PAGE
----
The Case Against a Third Runway

07/09/2012 12:22 BST | Updated 07/11/2012 10:12 GMT

So just what has changed in the Heathrow debate, apart from the increasingly febrile political atmosphere? Supporters of the third runway (R3) claim our economy will be disastrously damaged if it doesn't proceed. But few supporting facts are put forward. This is not surprising, because the evidence is thin indeed.

Environmentally, expansion will certainly be damaging, and not just to those living under the flight-paths. Our climate is changing too rapidly; the latest R3 lobbying campaign coincided with news of a record Arctic ice-melt.

The aviation industry is responsible for a high proportion of greenhouse gas emissions, and almost 5% of manmade climate change (and a higher percentage of the UK's contribution). Yet it receives enormous fiscal advantages, including duty-free sales and tax-free fuel.

To enjoy economic life, we first need a liveable planet; aviation cannot continue its exponential carbon-filled 'flight path' into the future. Once this universal truth is recognised, a sensible aviation policy for UK and Europe will be formulated. But that will not require R3 at Heathrow.

What about the economic arguments over R3?

Emma Duncan, Deputy Editor of The Economist, says (Times, 29 August) she has been "converted" to R3 by studying London's economy, which while healthy, may easily "tip into another period of decline." London's success springs, she says, from its appeal to foreigners who invest and "create the jobs that keep London's economy working." Therefore, we need direct flights to more and more countries, including second tier cities - and airlines like hubs.

She is echoed by business leaders like Jon Cridland, head of the CBI:

"Every day, the UK is losing out to its European rivals on new routes to growing markets".

So how can one possibly be against? Well, let's look at a few facts.

Heathrow is the world's third busiest airport, and still Europe's largest by a big margin. In 2011 it carried 69 million passengers - with Gatwick, 103m. Paris CDG had 61 million (88m with Orly), Frankfurt 56 million, Schiphol 52 million. And compare this with New York's JFK, which had just 48 million. The world's busiest is Atlanta, whose lagging economy, however, does not support the more-is-better thesis.

True, Paris CDG and Amsterdam Schiphol have grown much faster (25%) than Heathrow (6%) over the last decade, but largely due to short-haul European travel.

Heathrow is overall by far the best connected to the world's main business centres. But how does it fare with cities in emerging countries? We looked at the European hubs' BRIC country destinations in 2011. Here, Schiphol leads with 27; Frankfurt had 23, Heathrow 15, Paris 14. Frankfurt had 10 Russian destinations (to London's two), reflecting Germany's foreign policy. Otherwise, London, Frankfurt and Paris are all very similar.

We want good links with emerging economies, and do not argue that the current pattern of Heathrow destinations is 'right' for the future. However, with over 100m passengers using "Heathwick" each year, this can be tackled without major capacity increase.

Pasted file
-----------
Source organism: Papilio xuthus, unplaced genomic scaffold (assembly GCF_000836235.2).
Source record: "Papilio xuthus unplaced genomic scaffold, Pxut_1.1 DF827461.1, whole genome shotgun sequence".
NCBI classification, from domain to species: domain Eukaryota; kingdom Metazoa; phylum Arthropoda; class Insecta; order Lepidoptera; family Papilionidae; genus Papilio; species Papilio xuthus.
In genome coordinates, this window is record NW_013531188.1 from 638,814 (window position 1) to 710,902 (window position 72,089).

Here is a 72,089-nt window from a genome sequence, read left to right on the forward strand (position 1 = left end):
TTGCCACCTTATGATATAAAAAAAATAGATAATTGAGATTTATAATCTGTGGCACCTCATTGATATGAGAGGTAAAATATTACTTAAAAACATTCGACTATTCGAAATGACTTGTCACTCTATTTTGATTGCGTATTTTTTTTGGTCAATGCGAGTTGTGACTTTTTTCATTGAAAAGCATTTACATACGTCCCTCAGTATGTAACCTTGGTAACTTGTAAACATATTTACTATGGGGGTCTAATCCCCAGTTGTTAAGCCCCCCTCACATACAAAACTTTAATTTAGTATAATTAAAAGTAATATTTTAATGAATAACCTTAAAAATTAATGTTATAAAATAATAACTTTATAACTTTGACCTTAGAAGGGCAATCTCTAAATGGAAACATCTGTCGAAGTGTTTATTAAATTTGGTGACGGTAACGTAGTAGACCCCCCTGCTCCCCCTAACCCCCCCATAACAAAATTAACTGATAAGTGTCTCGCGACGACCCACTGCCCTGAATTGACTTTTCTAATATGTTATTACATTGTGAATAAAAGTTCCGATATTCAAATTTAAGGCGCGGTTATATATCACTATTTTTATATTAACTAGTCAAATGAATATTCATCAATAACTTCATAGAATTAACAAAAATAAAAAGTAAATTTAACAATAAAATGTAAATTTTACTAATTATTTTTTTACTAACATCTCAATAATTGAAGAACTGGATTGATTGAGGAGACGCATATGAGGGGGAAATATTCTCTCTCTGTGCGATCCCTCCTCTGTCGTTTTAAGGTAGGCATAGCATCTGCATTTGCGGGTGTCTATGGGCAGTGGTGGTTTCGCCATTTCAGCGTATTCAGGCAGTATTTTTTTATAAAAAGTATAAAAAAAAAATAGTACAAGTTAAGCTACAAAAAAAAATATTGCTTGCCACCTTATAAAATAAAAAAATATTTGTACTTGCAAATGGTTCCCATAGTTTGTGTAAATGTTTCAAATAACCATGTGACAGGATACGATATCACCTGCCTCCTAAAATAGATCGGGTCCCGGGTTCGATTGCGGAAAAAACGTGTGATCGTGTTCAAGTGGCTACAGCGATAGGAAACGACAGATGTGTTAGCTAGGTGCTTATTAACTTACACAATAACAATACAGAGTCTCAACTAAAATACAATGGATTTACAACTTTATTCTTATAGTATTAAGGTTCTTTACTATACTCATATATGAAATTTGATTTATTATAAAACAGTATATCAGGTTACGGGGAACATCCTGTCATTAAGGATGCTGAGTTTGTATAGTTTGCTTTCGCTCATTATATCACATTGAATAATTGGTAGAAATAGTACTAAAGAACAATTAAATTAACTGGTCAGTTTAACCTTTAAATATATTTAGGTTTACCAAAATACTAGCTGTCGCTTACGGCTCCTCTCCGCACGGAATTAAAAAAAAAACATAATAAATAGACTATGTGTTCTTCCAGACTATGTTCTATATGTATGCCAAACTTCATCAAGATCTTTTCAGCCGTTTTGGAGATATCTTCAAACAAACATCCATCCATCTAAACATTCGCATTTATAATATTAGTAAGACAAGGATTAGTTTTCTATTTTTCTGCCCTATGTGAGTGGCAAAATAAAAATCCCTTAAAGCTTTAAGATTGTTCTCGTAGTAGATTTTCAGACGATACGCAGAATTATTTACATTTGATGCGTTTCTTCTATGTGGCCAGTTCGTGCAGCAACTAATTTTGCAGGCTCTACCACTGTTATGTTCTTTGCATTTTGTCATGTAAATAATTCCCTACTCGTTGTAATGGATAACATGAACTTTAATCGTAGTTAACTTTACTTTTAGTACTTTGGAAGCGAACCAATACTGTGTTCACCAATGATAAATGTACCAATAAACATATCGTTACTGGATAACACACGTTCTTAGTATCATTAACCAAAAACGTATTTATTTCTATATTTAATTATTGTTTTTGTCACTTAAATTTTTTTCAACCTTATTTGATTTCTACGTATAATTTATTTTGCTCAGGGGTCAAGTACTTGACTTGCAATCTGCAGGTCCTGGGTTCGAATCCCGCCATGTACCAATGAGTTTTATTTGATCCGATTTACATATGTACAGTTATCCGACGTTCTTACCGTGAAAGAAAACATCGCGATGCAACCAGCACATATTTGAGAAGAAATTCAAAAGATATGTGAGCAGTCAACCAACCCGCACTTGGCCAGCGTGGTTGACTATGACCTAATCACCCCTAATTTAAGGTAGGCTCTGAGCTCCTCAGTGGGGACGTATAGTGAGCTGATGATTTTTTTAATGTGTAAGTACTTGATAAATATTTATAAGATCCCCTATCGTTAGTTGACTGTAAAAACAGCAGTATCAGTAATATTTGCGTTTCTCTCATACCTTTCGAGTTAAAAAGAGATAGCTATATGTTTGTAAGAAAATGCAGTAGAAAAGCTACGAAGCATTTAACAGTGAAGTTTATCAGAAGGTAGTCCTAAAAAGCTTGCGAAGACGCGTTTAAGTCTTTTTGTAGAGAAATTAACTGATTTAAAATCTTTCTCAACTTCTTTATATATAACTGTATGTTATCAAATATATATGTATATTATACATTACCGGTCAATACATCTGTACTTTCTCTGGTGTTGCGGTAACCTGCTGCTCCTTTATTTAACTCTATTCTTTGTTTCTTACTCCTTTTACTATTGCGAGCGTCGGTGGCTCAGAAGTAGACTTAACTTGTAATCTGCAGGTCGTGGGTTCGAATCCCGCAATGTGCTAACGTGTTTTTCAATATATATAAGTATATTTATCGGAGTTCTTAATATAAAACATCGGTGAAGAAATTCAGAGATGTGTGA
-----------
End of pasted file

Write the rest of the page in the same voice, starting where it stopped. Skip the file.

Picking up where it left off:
This requires government to plan, work with, and regulate the aviation industry, in the national interest. Key destination decisions should not be decided by short-term market forces. 75% of London's demand is for leisure travel (which has a net financial cost to the UK), 25% for business, so there is room to give priority to business needs where justified.

R3 would naturally be of great financial benefit to BAA and its main shareholder, Ferrovial. At present, BAA can only collect a 'rent' defined by current capacity; it requires bigger capacity for its income to grow more rapidly, and lower its huge debt mountain. But this is a private interest.

We also looked for evidence of positive macroeconomic impact from faster-growing EU hubs (Paris and Schiphol in particular), comparing the annual GDP figures for each host country over the decade to 2011. Unsurprisingly, no such evidence appears, the four countries having broadly similar results.

Of course, major investment at Heathrow would create significant employment, over several years. But it is not a question of R3 or nothing. Even greater investment is required for more sustainable transport projects - e.g. longer high-speed rail routes, and upgrading existing routes and facilities.

If Heathrow is a drag on London's competitiveness, this is due more to its poor facilities and services, plus excessive queues. For London's reputation, a joint programme by government, BAA and airlines to improve the passenger experience would do far more, at lower cost, than R3.

Europe's hubs will not continue growing indefinitely, nor can each hub serve every global city destination. At present, everything is seen through the prism of 'competition', but looking at the destinations each hub serves, there is a logic related to the economy, politics and cultural links of each host country.

If the concept of a single European market is to have any sense, we must overcome the idea that every member state requires its own all-purpose hub. It is far more sensible to co-operate, using the strengths and roles of each hub to common advantage.